# effeciency

### RP 3: Turn off daytime running lights, or reduce speed? Which saves more?

Which wastes more fuel? (and thus produces more carbon dioxide). This is a difficult to question to answer for a variety of reasons. The main reason is that a speed change from 71 mph to 70 mph is different than a reduction from 56 to 55 mph. First, let me be clear that the question of how much fuel is wasted using daytime running lights (or DRL as they are called) has already been addressed. The first source I found was howstuffworks.com Assumptions The daytime running lights on a car run at about 100 watts (for the pair) The energy density of gasoline is 1.21 x 108 Joules/gallon. A car is…

### ChevyVoltology 101

What's the deal with the Chevy Volt? Well, obviously, it is a cool car. A plug-in hybrid. The problem is in how to quantify its efficiency. Normal hybrids (the non-plug in type) have only one type of energy input, gasoline. The Volt can take gasoline or electricity input. This makes it difficult to compare the efficiency of other cars. What is efficiency? There are several things you could calculate. Actual MPG This is the distance the car travels (the miles part) divided by how much gasoline it used (the gallons part). Pretty straight forward? Ah ha! Not so straight forward for…

### How much would "free" energy cost you?

This was on my 'to do' list, but Tom at Swans on Tea beat me to it. Basically, this grocery store has these plates that when depressed produce electrical energy. Tom does a good job pointing out that this is not free energy (the original article says this also). Clearly, the energy comes from the cars. How much would this cost the cars? As always, let me start with some assumptions. The original article says that the bumps will generate 30 kW of energy every hour. That is an odd thing to say. I am going to interpret that as 30 kW of power for all hours (every hour). They couldn't have…

### Gas Mileage and Car Accessories (from Car Talk)

First: Car Talk is awesome. I wish I could come up with some class activities that help students become as good at trouble shooting and critical thinking as Tom and Ray are. Anyway, they are quite entertaining. So, my Dad called and told me he heard a discussion on Car Talk about the effect DC to AC converters and accessories plugged in to it and how they would effect gas mileage. I skimmed through the last Car Talk podcast, but couldn't find it. He must have heard a re-run on the radio or something (he doesn't really believe in podcasts). Let me calculate the effect a number of things…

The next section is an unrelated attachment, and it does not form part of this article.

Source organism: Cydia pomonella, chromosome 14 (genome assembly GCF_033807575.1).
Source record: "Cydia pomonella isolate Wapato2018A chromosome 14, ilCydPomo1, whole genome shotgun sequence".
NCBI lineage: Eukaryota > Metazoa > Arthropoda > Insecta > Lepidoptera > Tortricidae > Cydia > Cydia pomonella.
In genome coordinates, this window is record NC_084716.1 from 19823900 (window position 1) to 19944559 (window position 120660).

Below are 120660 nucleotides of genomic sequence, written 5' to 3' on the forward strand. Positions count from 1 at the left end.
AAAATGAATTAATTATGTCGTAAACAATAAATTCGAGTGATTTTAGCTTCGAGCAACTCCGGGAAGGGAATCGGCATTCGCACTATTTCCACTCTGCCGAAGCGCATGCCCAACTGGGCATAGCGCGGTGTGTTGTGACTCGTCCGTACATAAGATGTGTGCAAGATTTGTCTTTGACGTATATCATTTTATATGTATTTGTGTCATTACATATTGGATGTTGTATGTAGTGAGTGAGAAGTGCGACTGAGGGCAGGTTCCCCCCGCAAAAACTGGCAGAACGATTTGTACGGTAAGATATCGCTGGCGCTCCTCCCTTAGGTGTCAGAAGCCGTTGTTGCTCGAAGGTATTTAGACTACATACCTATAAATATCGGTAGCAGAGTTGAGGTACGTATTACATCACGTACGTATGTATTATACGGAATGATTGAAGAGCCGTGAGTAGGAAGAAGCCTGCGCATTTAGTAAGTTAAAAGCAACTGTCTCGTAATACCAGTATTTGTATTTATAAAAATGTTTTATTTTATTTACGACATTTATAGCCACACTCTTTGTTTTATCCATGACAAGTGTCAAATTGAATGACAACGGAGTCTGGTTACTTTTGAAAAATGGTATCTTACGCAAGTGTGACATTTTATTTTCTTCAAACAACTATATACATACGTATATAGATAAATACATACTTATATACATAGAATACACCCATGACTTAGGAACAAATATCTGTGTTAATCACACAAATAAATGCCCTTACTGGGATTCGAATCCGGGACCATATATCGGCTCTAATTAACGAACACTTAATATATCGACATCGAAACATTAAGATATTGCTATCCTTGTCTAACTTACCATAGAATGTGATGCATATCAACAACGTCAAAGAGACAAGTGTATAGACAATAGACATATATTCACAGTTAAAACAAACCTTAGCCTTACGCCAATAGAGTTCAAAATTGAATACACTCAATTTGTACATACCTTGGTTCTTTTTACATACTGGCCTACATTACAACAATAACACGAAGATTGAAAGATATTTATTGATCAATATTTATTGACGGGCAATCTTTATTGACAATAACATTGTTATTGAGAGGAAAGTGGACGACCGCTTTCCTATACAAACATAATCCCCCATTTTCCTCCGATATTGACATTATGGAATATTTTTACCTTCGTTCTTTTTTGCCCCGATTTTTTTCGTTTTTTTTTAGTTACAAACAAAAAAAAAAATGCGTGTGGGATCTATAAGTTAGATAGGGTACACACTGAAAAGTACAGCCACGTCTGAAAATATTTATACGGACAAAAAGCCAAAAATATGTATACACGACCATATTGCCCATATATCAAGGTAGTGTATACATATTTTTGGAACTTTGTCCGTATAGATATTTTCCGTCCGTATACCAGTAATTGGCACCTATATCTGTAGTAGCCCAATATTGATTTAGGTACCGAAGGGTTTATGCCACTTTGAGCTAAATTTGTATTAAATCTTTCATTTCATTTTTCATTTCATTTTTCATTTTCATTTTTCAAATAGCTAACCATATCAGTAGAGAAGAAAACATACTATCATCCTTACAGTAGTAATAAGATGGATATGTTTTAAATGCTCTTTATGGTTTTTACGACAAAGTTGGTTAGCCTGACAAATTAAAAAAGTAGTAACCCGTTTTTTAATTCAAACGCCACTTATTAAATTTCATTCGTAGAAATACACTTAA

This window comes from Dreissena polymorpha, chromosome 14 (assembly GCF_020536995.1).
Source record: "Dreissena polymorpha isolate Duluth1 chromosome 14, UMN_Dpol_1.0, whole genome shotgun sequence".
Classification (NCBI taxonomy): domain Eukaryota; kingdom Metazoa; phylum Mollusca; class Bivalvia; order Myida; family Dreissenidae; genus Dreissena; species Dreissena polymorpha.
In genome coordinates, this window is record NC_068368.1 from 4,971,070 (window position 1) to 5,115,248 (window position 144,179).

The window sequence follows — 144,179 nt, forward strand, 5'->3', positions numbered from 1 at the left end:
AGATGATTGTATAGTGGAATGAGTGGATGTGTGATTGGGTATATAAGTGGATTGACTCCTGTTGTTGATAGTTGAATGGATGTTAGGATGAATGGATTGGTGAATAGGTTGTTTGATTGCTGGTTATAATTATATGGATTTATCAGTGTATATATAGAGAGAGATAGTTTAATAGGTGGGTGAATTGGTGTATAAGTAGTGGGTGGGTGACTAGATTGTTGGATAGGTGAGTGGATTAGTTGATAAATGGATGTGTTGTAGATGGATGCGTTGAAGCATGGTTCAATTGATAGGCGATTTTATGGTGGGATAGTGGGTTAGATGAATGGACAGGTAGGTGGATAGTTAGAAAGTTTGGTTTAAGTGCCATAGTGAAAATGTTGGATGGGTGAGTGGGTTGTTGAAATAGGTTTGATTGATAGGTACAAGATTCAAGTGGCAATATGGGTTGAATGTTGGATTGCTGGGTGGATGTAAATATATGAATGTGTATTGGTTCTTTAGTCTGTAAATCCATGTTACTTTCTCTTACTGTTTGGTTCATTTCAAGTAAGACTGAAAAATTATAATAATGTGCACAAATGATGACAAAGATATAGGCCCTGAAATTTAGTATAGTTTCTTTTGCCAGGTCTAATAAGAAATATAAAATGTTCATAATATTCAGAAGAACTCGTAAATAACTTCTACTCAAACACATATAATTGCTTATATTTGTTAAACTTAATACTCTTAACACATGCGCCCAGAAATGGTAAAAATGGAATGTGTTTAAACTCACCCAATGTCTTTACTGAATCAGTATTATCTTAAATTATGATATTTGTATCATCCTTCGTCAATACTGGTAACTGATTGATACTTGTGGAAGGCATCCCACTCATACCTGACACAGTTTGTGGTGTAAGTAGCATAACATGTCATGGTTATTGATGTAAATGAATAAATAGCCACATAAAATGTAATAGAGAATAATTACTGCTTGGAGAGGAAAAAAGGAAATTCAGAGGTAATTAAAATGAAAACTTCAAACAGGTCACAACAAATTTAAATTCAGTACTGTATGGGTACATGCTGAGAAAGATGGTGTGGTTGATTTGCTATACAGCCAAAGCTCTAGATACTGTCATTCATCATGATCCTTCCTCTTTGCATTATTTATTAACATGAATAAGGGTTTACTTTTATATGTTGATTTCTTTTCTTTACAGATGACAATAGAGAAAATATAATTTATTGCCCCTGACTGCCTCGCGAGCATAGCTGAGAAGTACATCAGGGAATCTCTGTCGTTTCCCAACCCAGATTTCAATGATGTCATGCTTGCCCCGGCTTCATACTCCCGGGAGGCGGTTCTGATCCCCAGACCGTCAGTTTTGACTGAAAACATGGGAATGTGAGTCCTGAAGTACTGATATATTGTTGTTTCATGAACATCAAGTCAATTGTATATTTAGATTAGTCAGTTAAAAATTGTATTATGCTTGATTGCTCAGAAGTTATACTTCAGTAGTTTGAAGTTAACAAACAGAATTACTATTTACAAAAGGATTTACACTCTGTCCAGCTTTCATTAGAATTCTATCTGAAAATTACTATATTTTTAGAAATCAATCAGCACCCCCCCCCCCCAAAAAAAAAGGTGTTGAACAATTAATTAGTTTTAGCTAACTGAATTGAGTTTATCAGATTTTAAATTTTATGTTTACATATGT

### 90,000 KWhr for half a month

I just can't pass this up. One of the chemistry majors had a complaint with the power company. After an unusually high previous power bill, they checked the electric meter half way through the month. The meter said they had used 90,000 kilowatt-hrs of electricity. That is a lot of energy. It is also a lot of money. If I estimate 10 cents per kilowatt hour (the prices varies in space and time), this would be a \$9,000 bill. So, what is the deal? Is it a broken electric meter? Could be. If it is not, maybe it is a short. Shorts usually blow a fuse, but if it were an older house, could…

### Turn off daytime running lights, or reduce speed? Which saves more?

Which wastes more fuel? (and thus produces more carbon dioxide). This is a difficult to question to answer for a variety of reasons. The main reason is that a speed change from 71 mph to 70 mph is different than a reduction from 56 to 55 mph. First, let me be clear that the question of how much fuel is wasted using daytime running lights (or DRL as they are called) has already been addressed. The first source I found was howstuffworks.com **Assumptions** The daytime running lights on a car run at about 100 watts (for the pair) The energy density of gasoline is 1.21 x 108 Joules/gallon. A car…